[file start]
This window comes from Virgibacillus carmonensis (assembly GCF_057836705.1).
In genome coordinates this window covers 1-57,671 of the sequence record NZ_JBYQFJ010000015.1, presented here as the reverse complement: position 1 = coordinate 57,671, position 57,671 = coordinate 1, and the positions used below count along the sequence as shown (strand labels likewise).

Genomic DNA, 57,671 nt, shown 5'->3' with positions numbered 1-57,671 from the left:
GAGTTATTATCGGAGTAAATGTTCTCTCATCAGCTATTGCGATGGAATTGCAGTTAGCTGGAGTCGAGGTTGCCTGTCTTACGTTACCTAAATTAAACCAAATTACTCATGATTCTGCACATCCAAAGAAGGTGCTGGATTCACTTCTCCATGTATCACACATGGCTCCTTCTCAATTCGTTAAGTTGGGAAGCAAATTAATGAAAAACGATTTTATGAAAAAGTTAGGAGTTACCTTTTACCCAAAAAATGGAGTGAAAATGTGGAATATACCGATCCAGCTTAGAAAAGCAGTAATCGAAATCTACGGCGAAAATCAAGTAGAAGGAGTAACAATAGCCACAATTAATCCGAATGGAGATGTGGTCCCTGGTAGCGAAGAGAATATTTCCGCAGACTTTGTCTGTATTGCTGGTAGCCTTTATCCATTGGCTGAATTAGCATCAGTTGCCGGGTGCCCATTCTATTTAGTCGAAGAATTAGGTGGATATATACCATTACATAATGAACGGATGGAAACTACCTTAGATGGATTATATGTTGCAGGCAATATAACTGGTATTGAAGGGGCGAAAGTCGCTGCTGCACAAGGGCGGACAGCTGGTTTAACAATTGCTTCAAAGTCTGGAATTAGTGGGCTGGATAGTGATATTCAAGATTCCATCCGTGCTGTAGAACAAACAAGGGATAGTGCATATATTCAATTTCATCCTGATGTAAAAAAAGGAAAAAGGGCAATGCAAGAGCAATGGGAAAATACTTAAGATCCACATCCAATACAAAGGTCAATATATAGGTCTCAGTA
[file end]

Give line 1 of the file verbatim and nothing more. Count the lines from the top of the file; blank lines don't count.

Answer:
This window comes from Virgibacillus carmonensis (assembly GCF_057836705.1).